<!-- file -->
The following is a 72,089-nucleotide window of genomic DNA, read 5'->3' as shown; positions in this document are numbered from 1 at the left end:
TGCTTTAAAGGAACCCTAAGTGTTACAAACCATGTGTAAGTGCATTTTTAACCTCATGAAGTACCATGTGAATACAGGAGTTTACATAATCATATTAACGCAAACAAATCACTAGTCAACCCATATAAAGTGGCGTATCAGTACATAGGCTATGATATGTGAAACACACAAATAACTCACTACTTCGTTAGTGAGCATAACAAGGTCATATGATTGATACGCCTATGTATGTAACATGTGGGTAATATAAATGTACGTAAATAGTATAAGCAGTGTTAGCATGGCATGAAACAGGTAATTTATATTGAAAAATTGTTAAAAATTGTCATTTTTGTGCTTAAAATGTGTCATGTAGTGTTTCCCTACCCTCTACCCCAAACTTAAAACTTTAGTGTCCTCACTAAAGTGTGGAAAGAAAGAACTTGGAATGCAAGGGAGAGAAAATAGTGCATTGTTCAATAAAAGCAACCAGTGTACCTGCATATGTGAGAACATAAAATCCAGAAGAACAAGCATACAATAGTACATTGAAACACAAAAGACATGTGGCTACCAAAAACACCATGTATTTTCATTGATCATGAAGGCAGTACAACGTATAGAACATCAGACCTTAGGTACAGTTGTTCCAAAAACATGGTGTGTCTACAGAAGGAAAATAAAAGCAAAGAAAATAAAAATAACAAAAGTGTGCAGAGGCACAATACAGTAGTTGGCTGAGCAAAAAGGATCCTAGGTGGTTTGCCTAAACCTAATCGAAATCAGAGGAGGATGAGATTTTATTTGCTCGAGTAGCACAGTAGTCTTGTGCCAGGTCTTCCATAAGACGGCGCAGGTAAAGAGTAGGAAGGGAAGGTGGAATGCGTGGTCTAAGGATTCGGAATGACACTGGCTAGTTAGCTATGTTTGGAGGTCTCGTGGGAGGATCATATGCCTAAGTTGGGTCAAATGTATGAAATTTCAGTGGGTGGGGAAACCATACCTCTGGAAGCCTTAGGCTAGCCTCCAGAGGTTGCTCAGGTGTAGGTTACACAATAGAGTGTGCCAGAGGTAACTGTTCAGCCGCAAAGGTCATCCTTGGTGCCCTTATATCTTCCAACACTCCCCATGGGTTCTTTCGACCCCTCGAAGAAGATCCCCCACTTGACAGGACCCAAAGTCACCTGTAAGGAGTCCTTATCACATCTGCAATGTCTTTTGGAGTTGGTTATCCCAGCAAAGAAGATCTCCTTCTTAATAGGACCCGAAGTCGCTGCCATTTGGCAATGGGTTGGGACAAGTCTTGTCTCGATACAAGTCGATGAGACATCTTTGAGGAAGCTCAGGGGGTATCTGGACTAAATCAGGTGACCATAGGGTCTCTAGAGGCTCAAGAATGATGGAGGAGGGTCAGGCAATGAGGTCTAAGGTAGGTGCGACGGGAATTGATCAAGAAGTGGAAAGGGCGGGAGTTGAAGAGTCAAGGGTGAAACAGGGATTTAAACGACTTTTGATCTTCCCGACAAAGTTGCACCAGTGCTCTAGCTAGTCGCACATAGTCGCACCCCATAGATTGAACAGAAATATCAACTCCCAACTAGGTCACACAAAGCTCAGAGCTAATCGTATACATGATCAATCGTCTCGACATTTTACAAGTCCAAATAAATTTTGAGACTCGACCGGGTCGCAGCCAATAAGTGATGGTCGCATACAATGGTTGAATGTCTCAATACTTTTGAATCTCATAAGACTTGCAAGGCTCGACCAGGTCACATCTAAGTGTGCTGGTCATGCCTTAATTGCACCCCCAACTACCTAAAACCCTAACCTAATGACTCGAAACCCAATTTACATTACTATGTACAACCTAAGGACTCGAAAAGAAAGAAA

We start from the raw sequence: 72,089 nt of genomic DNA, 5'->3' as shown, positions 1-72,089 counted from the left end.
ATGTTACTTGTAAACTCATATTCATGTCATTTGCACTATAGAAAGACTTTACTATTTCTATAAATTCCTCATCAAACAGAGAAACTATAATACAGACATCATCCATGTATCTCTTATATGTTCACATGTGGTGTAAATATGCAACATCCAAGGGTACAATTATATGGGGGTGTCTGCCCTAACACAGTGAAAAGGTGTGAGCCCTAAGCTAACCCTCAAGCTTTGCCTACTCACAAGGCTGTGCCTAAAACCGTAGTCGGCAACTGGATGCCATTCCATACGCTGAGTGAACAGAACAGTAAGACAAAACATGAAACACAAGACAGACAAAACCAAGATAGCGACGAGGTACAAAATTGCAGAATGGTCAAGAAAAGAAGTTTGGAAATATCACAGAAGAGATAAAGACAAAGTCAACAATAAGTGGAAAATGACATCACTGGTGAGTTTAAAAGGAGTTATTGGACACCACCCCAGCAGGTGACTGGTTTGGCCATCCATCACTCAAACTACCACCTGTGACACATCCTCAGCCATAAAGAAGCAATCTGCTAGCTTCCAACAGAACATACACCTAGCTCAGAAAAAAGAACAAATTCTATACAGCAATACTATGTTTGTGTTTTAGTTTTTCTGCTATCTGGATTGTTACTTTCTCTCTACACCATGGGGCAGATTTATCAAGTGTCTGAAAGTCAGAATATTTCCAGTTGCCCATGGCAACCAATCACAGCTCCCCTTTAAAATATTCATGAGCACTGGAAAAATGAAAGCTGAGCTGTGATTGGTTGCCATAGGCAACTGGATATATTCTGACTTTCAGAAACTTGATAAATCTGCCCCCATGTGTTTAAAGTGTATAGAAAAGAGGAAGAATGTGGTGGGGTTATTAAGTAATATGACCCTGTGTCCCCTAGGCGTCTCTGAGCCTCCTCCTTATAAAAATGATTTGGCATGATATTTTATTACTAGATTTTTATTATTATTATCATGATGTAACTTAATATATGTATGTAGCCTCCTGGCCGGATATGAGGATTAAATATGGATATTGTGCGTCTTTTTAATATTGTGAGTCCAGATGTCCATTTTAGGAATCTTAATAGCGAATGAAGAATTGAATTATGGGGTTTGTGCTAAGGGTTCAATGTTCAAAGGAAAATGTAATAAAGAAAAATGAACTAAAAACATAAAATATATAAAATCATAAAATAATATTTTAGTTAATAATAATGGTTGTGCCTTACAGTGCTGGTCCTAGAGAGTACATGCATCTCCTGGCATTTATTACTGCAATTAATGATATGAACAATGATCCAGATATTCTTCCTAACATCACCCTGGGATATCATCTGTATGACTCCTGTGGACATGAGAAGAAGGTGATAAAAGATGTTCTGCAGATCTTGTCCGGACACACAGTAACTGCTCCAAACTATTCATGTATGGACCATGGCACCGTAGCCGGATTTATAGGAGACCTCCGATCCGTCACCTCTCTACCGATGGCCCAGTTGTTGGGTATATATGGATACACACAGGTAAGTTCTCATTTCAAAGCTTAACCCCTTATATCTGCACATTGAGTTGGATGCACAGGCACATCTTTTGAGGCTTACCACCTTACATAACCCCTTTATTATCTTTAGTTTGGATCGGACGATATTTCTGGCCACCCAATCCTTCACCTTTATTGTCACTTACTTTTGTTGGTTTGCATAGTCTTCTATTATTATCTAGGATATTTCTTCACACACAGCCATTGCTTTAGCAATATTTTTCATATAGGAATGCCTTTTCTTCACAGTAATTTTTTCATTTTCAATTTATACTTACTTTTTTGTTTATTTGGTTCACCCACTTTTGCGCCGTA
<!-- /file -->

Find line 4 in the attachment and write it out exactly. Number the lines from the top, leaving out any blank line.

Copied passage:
ATGTTACTTGTAAACTCATATTCATGTCATTTGCACTATAGAAAGACTTTACTATTTCTATAAATTCCTCATCAAACAGAGAAACTATAATACAGACATCATCCATGTATCTCTTATATGTTCACATGTGGTGTAAATATGCAACATCCAAGGGTACAATTATATGGGGGTGTCTGCCCTAACACAGTGAAAAGGTGTGAGCCCTAAGCTAACCCTCAAGCTTTGCCTACTCACAAGGCTGTGCCTAAAACCGTAGTCGGCAACTGGATGCCATTCCATACGCTGAGTGAACAGAACAGTAAGACAAAACATGAAACACAAGACAGACAAAACCAAGATAGCGACGAGGTACAAAATTGCAGAATGGTCAAGAAAAGAAGTTTGGAAATATCACAGAAGAGATAAAGACAAAGTCAACAATAAGTGGAAAATGACATCACTGGTGAGTTTAAAAGGAGTTATTGGACACCACCCCAGCAGGTGACTGGTTTGGCCATCCATCACTCAAACTACCACCTGTGACACATCCTCAGCCATAAAGAAGCAATCTGCTAGCTTCCAACAGAACATACACCTAGCTCAGAAAAAAGAACAAATTCTATACAGCAATACTATGTTTGTGTTTTAGTTTTTCTGCTATCTGGATTGTTACTTTCTCTCTACACCATGGGGCAGATTTATCAAGTGTCTGAAAGTCAGAATATTTCCAGTTGCCCATGGCAACCAATCACAGCTCCCCTTTAAAATATTCATGAGCACTGGAAAAATGAAAGCTGAGCTGTGATTGGTTGCCATAGGCAACTGGATATATTCTGACTTTCAGAAACTTGATAAATCTGCCCCCATGTGTTTAAAGTGTATAGAAAAGAGGAAGAATGTGGTGGGGTTATTAAGTAATATGACCCTGTGTCCCCTAGGCGTCTCTGAGCCTCCTCCTTATAAAAATGATTTGGCATGATATTTTATTACTAGATTTTTATTATTATTATCATGATGTAACTTAATATATGTATGTAGCCTCCTGGCCGGATATGAGGATTAAATATGGATATTGTGCGTCTTTTTAATATTGTGAGTCCAGATGTCCATTTTAGGAATCTTAATAGCGAATGAAGAATTGAATTATGGGGTTTGTGCTAAGGGTTCAATGTTCAAAGGAAAATGTAATAAAGAAAAATGAACTAAAAACATAAAATATATAAAATCATAAAATAATATTTTAGTTAATAATAATGGTTGTGCCTTACAGTGCTGGTCCTAGAGAGTACATGCATCTCCTGGCATTTATTACTGCAATTAATGATATGAACAATGATCCAGATATTCTTCCTAACATCACCCTGGGATATCATCTGTATGACTCCTGTGGACATGAGAAGAAGGTGATAAAAGATGTTCTGCAGATCTTGTCCGGACACACAGTAACTGCTCCAAACTATTCATGTATGGACCATGGCACCGTAGCCGGATTTATAGGAGACCTCCGATCCGTCACCTCTCTACCGATGGCCCAGTTGTTGGGTATATATGGATACACACAGGTAAGTTCTCATTTCAAAGCTTAACCCCTTATATCTGCACATTGAGTTGGATGCACAGGCACATCTTTTGAGGCTTACCACCTTACATAACCCCTTTATTATCTTTAGTTTGGATCGGACGATATTTCTGGCCACCCAATCCTTCACCTTTATTGTCACTTACTTTTGTTGGTTTGCATAGTCTTCTATTATTATCTAGGATATTTCTTCACACACAGCCATTGCTTTAGCAATATTTTTCATATAGGAATGCCTTTTCTTCACAGTAATTTTTTCATTTTCAATTTATACTTACTTTTTTGTTTATTTGGTTCACCCACTTTTGCGCCGTA